Tata Steel: A timeline to a day of reckoning for Port Talbot

  • Tom Atkins looks back over the history of the Port Talbot steelworks

More than 2,800 steelworkers have been told their jobs are at risk by Tata Steel with most of the losses expected in Port Talbot.

The company has confirmed plans to close blast furnaces at the UK's biggest steelworks in South Wales because of plans to decarbonise its operations.

Unions have described the cuts as "unacceptable", but Tata argues the changes are vital to move towards greener steel production.

The steelworks employs more than 8,000 people in the UK and is estimated to make the Welsh economy over £3 billion.

So how did we get here, and what will happen to the plant next?

What is the history of Port Talbot steelworks?

It isn't easy to overstate the connection between the steelworks and the Port Talbot community. There has been a steelworks in the town almost since it first appeared on maps. 

In 1951, the Abbey Works, now the Tata Works, was built. Within ten years, the town had become the biggest producer of steel in Europe, employing a workforce of 18,000.

Over the next 50 years, the steelworks was passed around between private companies and public ownership. In the 1980s, the steelworks employed 13,000 people but by the end of the decade, it employed just over 4,000.

Tata will spend hundreds of millions of pounds on decarbonising steel production in a bid to secure the future of its Port Talbot plant Credit: ITV Cymru Wales

In 2007, it was acquired by the Indian multinational, Tata Steel Limited, for more than $10 billion.

Since then, Port Talbot's works have been fraught with difficulties as cheaper Chinese steel has begun to dominate the market.

In 2012, Tata Steel announced it was cutting 900 jobs across the UK. Among the losses were around 500 in Port Talbot and Llanwern.

A year later, the Indian firm unveiled a refurbished £185 million blast furnace at Port Talbot, which was seen as a major vote of confidence for the plant.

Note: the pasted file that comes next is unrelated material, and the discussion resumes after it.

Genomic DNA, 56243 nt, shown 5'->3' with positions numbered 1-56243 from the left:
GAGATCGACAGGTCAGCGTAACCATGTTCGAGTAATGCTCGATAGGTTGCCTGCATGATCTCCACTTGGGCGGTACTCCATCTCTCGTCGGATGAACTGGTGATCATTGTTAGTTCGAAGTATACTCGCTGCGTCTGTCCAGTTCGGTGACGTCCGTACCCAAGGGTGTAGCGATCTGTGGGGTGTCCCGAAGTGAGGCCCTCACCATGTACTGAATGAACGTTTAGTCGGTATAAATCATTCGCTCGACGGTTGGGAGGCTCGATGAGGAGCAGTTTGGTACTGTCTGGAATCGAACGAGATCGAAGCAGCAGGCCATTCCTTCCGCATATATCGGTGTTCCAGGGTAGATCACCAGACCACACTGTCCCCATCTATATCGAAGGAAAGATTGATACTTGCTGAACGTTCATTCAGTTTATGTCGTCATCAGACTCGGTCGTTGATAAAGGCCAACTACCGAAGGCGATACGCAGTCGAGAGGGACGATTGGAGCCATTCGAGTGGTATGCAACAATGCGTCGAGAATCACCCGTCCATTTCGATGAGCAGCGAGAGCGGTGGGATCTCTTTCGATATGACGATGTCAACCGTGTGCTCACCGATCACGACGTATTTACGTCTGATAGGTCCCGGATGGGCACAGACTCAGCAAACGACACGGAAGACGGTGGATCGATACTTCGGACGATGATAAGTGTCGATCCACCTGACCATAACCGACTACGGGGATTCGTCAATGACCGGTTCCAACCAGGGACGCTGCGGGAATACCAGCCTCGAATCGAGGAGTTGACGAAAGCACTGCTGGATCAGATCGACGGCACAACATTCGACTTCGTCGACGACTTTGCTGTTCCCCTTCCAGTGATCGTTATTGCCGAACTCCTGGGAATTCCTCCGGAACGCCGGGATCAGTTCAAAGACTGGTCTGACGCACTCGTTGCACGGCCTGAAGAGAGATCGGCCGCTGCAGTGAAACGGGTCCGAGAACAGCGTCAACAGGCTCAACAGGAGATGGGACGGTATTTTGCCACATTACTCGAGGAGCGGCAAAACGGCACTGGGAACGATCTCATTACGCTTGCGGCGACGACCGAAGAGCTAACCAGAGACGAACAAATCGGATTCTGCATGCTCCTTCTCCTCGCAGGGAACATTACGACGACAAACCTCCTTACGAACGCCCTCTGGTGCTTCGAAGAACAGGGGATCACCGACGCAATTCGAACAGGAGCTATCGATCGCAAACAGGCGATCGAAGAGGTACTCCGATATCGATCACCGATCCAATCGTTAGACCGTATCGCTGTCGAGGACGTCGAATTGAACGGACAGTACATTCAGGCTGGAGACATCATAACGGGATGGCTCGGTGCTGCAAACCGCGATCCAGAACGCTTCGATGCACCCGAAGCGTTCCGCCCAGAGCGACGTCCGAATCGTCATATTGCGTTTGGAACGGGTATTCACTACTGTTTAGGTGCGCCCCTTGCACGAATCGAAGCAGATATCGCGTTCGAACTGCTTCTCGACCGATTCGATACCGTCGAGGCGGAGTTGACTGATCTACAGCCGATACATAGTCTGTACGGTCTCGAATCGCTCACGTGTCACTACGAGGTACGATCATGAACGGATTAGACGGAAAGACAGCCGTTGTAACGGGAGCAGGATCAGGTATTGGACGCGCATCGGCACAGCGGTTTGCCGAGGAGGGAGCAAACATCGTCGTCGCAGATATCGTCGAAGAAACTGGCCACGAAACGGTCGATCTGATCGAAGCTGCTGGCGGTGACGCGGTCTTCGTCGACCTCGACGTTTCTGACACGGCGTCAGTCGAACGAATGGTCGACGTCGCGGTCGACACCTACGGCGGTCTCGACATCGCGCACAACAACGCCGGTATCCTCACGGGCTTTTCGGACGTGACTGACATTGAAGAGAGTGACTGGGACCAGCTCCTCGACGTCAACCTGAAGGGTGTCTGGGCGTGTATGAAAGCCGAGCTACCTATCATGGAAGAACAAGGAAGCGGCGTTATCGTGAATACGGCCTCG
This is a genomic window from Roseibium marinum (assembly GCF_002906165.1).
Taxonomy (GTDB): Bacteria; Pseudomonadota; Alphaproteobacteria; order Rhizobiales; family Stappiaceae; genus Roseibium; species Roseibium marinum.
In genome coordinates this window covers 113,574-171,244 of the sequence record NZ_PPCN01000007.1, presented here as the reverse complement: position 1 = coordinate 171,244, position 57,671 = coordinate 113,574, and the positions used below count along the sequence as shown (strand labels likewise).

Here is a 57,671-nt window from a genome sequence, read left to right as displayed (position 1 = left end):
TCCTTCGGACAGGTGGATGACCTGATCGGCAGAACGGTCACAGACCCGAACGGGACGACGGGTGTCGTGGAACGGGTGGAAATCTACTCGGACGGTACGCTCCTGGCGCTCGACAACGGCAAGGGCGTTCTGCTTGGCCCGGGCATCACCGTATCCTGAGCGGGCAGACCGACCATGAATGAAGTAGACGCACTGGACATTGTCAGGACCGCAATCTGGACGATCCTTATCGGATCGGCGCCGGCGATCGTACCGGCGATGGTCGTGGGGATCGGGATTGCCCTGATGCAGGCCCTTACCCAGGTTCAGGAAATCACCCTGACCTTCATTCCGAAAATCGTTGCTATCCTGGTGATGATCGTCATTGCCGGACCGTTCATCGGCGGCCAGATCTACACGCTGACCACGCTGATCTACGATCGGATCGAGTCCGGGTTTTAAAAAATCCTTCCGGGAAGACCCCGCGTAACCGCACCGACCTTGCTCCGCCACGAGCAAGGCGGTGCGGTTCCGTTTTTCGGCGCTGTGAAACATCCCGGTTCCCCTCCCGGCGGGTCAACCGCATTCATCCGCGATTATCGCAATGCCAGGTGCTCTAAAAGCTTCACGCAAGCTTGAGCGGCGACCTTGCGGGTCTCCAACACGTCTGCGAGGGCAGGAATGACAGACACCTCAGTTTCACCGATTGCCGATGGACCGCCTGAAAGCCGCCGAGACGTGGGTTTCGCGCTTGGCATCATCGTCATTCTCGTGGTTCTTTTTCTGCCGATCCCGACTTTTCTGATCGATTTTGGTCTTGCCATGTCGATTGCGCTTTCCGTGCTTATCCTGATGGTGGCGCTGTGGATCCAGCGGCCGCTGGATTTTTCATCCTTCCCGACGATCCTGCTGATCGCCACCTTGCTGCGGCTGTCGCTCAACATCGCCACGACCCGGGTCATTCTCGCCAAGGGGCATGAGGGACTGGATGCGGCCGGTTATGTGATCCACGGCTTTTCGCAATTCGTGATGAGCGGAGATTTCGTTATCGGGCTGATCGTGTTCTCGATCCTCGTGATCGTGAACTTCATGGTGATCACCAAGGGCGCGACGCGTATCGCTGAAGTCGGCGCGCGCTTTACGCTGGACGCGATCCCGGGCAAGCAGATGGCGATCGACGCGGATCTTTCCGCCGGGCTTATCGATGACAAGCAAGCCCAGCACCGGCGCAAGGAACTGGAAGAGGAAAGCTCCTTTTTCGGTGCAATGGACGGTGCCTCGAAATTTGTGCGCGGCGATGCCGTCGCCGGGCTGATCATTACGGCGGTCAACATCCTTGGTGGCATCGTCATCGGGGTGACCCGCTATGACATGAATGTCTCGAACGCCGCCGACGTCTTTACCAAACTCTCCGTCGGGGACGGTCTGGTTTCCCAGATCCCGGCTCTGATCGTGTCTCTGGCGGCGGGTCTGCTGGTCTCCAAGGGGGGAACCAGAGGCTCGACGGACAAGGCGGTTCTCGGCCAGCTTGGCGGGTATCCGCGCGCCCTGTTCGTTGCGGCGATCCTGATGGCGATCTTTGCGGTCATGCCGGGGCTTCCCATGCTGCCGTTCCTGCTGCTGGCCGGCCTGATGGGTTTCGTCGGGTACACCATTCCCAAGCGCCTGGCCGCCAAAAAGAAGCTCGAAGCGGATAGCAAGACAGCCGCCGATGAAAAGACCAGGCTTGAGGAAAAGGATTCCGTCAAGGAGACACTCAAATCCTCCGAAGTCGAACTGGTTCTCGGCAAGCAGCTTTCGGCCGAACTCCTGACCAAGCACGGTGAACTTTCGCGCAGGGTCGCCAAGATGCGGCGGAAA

Workers were dealt a big blow in 2016 when Tata announced around 750 job losses. More bad news came in 2019 when Tata Steel announced plans to cut another 1,000 jobs in the UK as part of wider restructuring proposals.

Tata Steel said the job losses were "designed to save its long-term future".

In April 2020, the multinational company went to the UK and Welsh Government to ask for investment to save jobs. It wanted a loan in the region of £500m after global orders slumped because of coronavirus.

Workers gathered outside Tata Steel’s Port Talbot steelworks in South Wales on 15 September, 2023. Credit: PA Images

Green steel and UK Government investment

In September 2023, the UK Government answered Tata's calls. It committed to investing £500m in the steelworks, intended to secure the survival of the plant.

The government subsidy was met by a further £700m investment from the Indian company and a plan to move to less carbon-intensive steelmaking.

The plan meant a new electric arc furnace would start to be used for greener steel production at Port Talbot.

Instead of using iron ore and coal, heat is created from an electric arc between two electrodes.

This will be the biggest change to the way the plant operates since the days of the Abbey Works, back in the 1950s. But it is a change which will see thousands of steelworkers no longer needed to run the plant's blast furnaces.

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